after she had lived and rejoiced in her happiness
many pleasant months, a voice seemed to rise
within her that said-" This is not your Rest!"
and how she wondered, and tried not to listen, and
tried to stop where she was, and be happy there
still. But the voice came oftener and oftener, and
louder and louder; and how the dear partner she
had chosen heard and felt the same; and how at
last they left their home together, and came and
settled down among the reed-beds of the great
river. And, oh, how happy she had been!
And where is the place you came from,
Mother ?" asked the little one. "Is it anywhere
near, that we may go and see it ?"



My child," answered the Sedge Warbler, it
is the Unknown Land Far, far away, I know:
but where, I do not know. Only the voice that
called me thence is beginning to call again. And,
as I was obedient and hopeful once, shall I be
less obedient and hopeful now-now that I have
been so happy ? No, my little one, let us go
forth to the Unknown Land, wherever it may be,
in joyful trust."
"You will be with me ;-so I will," murmured
the little Sedge Warbler in reply; and before
she went to sleep she joined her young voice
with her mother's in the song of the Unknown
One day afterwards, when the parent birds
had gone off to the sedgy banks of a neigh-
bouring stream, another of the young ones flew
to the topmost branches of some willow-trees,
and, delighted with his position, began to sing
merrily, as he swung backwards and forwards on
a bough. Many were the songs he tried, and
well enough he succeeded for his age, and at last
he tried the song of the Unknown Land.



A pretty tune, and a pretty voice, and a
pretty singer! remarked a Magpie, who un-
luckily was crossing the country at the time,
and whose mischievous spirit made him stop to
amuse himself, by showing off to the young one
his superior wisdom, as he thought it.
I have been in many places, and even once
was domesticated about the house of a human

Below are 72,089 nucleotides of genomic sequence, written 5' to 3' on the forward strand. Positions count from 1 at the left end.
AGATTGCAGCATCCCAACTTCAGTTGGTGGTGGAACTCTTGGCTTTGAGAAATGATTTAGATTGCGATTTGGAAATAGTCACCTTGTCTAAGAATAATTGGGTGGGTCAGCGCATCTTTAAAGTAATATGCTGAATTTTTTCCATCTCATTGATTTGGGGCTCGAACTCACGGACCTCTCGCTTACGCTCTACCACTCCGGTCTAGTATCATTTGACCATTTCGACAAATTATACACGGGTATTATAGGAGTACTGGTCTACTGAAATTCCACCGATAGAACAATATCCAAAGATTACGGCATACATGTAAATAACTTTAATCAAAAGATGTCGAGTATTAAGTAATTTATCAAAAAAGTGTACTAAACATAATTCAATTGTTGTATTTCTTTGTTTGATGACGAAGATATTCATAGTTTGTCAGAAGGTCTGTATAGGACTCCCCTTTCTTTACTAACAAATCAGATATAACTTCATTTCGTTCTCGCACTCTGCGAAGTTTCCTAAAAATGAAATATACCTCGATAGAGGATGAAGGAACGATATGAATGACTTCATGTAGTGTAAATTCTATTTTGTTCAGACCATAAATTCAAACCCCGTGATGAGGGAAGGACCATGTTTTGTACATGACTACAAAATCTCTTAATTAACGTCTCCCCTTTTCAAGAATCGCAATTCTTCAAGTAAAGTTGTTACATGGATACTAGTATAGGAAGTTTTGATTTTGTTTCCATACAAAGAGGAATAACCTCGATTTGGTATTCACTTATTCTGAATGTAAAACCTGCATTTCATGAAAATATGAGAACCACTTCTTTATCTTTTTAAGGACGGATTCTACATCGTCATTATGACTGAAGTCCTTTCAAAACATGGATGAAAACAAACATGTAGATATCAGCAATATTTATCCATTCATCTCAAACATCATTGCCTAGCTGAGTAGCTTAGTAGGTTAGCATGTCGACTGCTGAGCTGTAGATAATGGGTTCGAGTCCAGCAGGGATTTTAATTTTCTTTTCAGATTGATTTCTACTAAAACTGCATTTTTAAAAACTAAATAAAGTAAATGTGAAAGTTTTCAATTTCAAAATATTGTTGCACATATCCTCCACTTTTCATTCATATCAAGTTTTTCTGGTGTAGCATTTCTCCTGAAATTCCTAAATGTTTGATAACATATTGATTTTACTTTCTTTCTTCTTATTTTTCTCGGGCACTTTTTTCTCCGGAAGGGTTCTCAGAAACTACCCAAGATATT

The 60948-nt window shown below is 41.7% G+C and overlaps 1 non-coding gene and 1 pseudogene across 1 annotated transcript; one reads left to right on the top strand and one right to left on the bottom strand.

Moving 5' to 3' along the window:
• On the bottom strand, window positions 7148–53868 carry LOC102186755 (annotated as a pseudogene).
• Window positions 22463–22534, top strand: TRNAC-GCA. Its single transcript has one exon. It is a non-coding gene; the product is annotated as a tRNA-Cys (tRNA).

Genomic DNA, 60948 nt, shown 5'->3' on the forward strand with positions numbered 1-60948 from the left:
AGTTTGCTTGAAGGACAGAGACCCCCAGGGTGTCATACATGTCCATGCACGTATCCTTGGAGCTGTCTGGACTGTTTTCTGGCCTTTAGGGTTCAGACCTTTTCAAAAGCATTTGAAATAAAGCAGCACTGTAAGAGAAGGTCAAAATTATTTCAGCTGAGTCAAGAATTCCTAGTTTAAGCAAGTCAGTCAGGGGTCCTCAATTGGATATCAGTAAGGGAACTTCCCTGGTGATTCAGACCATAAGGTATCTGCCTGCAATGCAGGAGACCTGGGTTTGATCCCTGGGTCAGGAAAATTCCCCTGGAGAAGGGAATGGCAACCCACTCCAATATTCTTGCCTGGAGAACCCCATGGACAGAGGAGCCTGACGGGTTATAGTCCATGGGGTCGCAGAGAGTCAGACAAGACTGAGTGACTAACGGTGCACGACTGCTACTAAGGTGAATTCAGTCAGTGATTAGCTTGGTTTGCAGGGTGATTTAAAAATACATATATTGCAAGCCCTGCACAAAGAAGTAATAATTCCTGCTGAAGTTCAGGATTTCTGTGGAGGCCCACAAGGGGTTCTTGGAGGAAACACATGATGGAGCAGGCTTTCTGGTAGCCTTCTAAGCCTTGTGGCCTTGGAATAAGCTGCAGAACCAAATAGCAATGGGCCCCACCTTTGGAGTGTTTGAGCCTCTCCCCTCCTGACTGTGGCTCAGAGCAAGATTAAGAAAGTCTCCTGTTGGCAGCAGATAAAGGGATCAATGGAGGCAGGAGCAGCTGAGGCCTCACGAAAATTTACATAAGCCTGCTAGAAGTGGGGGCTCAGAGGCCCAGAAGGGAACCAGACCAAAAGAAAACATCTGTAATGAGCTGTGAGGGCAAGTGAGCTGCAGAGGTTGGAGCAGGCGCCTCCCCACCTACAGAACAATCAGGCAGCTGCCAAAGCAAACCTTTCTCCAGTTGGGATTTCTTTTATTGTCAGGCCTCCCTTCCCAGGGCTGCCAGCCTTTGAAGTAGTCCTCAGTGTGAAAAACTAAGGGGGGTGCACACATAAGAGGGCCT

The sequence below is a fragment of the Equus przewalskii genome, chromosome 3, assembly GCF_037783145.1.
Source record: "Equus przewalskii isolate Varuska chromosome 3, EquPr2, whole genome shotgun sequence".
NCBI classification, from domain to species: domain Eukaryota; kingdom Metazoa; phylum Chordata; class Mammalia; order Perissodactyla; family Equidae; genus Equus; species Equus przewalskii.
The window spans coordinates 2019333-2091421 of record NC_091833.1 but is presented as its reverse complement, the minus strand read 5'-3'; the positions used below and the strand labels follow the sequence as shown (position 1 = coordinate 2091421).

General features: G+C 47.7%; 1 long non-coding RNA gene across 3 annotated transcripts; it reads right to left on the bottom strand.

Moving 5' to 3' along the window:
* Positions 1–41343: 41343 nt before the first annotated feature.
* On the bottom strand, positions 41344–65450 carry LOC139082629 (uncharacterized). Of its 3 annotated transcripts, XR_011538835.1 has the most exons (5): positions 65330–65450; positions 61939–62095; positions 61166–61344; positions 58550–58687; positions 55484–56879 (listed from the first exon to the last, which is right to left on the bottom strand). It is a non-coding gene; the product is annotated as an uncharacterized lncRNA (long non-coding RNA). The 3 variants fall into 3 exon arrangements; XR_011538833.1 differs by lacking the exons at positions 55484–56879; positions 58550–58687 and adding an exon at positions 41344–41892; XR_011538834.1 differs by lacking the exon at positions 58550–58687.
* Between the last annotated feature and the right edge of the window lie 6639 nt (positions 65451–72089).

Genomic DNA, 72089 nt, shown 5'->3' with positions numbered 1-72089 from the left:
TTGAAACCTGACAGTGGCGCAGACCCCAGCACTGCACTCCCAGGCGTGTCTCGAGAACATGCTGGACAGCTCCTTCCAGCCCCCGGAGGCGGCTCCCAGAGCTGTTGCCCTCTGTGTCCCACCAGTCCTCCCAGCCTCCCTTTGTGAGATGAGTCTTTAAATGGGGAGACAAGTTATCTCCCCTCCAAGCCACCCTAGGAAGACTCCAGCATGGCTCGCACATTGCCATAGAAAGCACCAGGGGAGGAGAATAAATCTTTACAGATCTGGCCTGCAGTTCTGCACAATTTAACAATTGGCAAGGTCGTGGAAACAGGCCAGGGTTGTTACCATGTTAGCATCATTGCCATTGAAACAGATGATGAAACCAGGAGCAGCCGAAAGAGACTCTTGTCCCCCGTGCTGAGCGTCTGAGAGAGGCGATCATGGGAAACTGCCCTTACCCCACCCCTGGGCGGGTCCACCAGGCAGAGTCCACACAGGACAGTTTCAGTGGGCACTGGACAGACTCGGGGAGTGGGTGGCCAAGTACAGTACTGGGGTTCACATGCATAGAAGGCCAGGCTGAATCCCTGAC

creature, so that I am a pretty good judge of
singing," continued Mr. Mag, with a cock of his
tail, as he balanced himself on a branch near the
Sedge Warbler; "but, upon my word, I have
seldom heard a prettier song than yours-only I
wish you would tell me what it is all about."
It is about the Unknown Land," answered
the young Warbler, with modest pleasure, and
very innocently.
Do I hear you right, my little friend ?"
inquired the Magpie, with mock solemnity-
" The Unknown Land, did you say ? Dear, dear!
to think of finding such abstruse philosophy
among the marshes and ditches! It is quite a
treat! And pray, now, what is there that you



can tell an odd old fellow like me, who am
always anxious to improve myself, about this
Unknown Land ?"
I don't know, except that we are going there
some day," answered the Sedge Warbler, rather
confused by the Magpie's manner.
Now, that is excellent !" returned the Magpie,
chuckling with laughter. How I love sim-
plicity! and, really, you are a choice specimen of
it, Mr. Sedge Warbler. So you are thinking of
a journey to this Unknown Land, always sup-
posing, of course, my sweet little friend, that
you can find the way to it, which, between you
and me, I think there must naturally be some
doubt about, under the circumstances of the
place itself being unknown! Good evening to
you, pretty Mr. Sedge Warbler. I wish you a
pleasant journey!"
Oh, stop, stop !" cried the young bird, now
quite distressed by the Magpie's ridicule; "don't
go just yet, pray. Tell me what you think your-
self about the Unknown Land."
Oh, you little wiseacre, are you laughing at



me ? Why, what can any body, even so clever
a creature as yourself, think about an unknown
thing? You can guess, I admit, anything you
please about it, and so could I, if I thought it
worth while to waste my time so foolishly. But
you will never get beyond guessing in such a case
-at all events, I confess my poor abilities can't
pretend to do anything more."
Then you are not going there yourself ?"
murmured the overpowered youngster.
Certainly not. In the first place, I am quite
contented where I am; and, in the second place,
I am not quite so easy of belief as you seem to
be. How do I know there is such a place as this
Unknown Land at all ?"
"1 My father and mother told me that," answered
the Sedge Warbler, with more confidence.
Oh, your father and mother told you, did
they?" sneered the Magpie, scornfully. And
you're a good little bird, and believe everything
your father and mother tell you. And if they
were to tell you you were going to live up in the
moon, you would believe them, I suppose ?"



They never deceived me yet!" cried the
young Sedge Warbler firmly, his feathers ruffling
with indignation as he spoke.
Hoity, toity! what's the matter now, my
dainty little cock ? Who said your father and
mother had ever deceived you ? But, without
being a bit deceitful, I take the liberty to inform
you that they may be extremely ignorant. And
I shall leave you to decide which of the two,
yourself; for, I declare, one gets nothing but
annoyance by trying to be good-natured to you
countrified young fellows. You are not fit to
converse with a bird of any experience and